On Being Twenty-six

I feared these present years,
      The middle twenties,
When deftness disappears,
And each event is
Freighted with a source—encrusting doubt,
      And turned to drought.
I thought: this pristine drive
      Is sure to flag
At twenty—four or —five;
And now the slag
Of burnt—out childhood proves that I was right.
      What caught alight
Quickly consumed in me,
      As I foresaw.
Talent, felicity—
These things withdraw,
And are succeeded by a dingier crop
      That come to stop;
Or else, certainty gone,
      Perhaps the rest,
Tarnishing, linger on
As second—best.
Fabric of fallen minarets is trash.
      And in the ash
Of what has pleased and passed
      Is now no more
Than struts of greed, a last
Charred smile, a clawed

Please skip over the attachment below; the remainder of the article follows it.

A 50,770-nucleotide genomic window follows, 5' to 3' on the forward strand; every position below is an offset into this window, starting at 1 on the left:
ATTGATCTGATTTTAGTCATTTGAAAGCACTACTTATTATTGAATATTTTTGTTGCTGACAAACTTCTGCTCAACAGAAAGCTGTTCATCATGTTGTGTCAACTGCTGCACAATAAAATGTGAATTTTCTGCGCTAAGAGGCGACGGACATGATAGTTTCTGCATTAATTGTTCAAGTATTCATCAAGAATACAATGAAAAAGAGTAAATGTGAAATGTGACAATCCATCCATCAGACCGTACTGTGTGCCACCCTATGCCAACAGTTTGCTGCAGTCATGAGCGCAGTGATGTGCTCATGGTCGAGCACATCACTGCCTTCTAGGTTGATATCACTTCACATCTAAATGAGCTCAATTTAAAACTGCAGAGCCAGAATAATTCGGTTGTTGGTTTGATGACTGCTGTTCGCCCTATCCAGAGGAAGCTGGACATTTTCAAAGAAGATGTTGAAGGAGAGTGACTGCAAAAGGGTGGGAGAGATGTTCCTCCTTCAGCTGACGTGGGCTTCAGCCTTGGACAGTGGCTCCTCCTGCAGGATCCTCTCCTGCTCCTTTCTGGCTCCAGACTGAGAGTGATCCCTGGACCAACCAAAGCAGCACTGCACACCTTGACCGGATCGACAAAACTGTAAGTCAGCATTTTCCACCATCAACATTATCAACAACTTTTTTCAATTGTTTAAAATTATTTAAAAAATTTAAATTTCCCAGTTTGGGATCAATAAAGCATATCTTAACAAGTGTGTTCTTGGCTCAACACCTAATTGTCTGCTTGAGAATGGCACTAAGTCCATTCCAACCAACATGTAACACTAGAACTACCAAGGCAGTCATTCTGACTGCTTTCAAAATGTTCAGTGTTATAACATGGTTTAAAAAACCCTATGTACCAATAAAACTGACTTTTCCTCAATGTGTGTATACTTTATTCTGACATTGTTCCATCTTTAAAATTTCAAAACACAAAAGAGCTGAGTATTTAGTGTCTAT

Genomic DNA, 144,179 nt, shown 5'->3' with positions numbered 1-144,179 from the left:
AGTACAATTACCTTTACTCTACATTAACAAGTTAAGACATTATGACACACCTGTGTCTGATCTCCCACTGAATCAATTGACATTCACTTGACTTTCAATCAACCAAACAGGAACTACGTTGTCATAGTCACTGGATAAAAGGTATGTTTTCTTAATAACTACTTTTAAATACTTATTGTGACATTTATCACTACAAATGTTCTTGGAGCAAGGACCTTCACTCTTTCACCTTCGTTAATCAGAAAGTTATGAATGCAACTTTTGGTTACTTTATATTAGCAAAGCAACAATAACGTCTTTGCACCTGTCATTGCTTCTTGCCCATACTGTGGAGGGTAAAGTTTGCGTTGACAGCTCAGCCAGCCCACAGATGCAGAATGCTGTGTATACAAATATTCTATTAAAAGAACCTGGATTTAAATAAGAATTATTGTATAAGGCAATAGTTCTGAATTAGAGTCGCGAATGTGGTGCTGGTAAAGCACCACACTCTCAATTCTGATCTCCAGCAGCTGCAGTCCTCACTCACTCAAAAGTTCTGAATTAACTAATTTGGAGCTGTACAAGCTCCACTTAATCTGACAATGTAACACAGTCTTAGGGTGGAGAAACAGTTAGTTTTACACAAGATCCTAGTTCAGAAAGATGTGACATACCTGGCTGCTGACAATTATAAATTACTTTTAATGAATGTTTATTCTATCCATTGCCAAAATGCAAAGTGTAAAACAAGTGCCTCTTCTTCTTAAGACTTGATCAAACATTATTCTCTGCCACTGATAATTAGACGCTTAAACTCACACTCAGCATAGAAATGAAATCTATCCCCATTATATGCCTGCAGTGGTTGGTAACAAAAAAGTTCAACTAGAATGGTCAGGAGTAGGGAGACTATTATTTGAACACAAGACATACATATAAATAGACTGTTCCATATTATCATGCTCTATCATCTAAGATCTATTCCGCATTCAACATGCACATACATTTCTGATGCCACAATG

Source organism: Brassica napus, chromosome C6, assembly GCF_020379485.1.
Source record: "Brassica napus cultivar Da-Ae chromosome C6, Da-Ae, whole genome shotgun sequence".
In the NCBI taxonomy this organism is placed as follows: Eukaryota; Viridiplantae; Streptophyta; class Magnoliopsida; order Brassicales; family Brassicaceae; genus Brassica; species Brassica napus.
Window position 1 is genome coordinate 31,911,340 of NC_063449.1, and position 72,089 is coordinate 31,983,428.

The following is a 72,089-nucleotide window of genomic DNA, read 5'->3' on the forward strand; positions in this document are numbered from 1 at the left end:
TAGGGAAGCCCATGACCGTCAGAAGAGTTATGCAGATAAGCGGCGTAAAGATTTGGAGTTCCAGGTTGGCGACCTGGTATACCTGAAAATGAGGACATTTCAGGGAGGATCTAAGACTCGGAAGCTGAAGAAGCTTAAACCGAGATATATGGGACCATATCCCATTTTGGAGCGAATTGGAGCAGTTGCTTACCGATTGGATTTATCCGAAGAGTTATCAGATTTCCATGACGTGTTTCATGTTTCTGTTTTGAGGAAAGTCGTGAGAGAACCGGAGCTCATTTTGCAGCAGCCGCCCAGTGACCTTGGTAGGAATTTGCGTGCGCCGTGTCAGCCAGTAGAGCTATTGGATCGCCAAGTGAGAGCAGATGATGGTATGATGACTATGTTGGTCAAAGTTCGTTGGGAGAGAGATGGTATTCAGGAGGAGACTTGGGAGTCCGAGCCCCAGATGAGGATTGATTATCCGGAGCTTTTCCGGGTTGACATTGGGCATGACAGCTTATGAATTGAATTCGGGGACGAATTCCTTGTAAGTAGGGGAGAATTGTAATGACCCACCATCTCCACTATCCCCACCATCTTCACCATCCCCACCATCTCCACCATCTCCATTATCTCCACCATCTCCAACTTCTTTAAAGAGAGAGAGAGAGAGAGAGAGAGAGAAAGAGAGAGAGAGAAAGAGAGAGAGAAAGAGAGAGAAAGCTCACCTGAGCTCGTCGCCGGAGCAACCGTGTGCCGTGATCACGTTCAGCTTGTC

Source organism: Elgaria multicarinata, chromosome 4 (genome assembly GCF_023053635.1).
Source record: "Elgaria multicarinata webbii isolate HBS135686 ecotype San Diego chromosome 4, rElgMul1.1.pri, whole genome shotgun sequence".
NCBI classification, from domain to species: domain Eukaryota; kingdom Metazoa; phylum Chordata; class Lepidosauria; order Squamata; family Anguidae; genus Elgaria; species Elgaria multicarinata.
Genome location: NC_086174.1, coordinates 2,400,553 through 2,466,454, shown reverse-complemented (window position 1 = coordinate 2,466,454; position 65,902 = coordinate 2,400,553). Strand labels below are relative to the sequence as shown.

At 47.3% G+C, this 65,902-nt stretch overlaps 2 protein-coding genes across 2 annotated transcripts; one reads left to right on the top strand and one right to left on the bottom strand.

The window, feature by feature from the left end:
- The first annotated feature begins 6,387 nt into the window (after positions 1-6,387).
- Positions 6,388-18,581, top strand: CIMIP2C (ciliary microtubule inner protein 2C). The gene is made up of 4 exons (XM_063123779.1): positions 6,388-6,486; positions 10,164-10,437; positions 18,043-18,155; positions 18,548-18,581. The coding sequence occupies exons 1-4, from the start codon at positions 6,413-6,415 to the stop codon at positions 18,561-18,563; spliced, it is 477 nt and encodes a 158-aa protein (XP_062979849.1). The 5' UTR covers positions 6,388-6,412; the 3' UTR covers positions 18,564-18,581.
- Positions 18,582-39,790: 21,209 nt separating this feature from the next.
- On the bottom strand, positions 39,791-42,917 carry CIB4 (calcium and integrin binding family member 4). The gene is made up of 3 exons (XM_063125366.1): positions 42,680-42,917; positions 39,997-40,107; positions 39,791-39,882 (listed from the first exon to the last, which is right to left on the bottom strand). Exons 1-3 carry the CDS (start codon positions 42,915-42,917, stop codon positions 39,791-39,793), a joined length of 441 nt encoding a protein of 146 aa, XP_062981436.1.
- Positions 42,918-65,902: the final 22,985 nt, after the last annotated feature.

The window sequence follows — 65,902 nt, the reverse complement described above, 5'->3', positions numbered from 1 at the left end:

Crustacean hatred, blackened pride—of such
      I once made much.
And so, if I were sure
      I have no chance
To catch again that pure
Unnoticed stance,
I would calcine the outworn properties,
      Live on what is.
But it dies hard, that world;
      Or, being dead,
Putrescently is pearled,
For I, misled,
Make on my mind the deepest wound of all:
      Think to recall
At any moment, states
      Long since dispersed;
That if chance dissipates
The best, the worst
May scatter equally upon a touch.
      I kiss, I clutch,
Like a daft mother, putrid
That can and will forbid
All grist to me
Except devaluing dichotomies:
      Nothing, and paradise.
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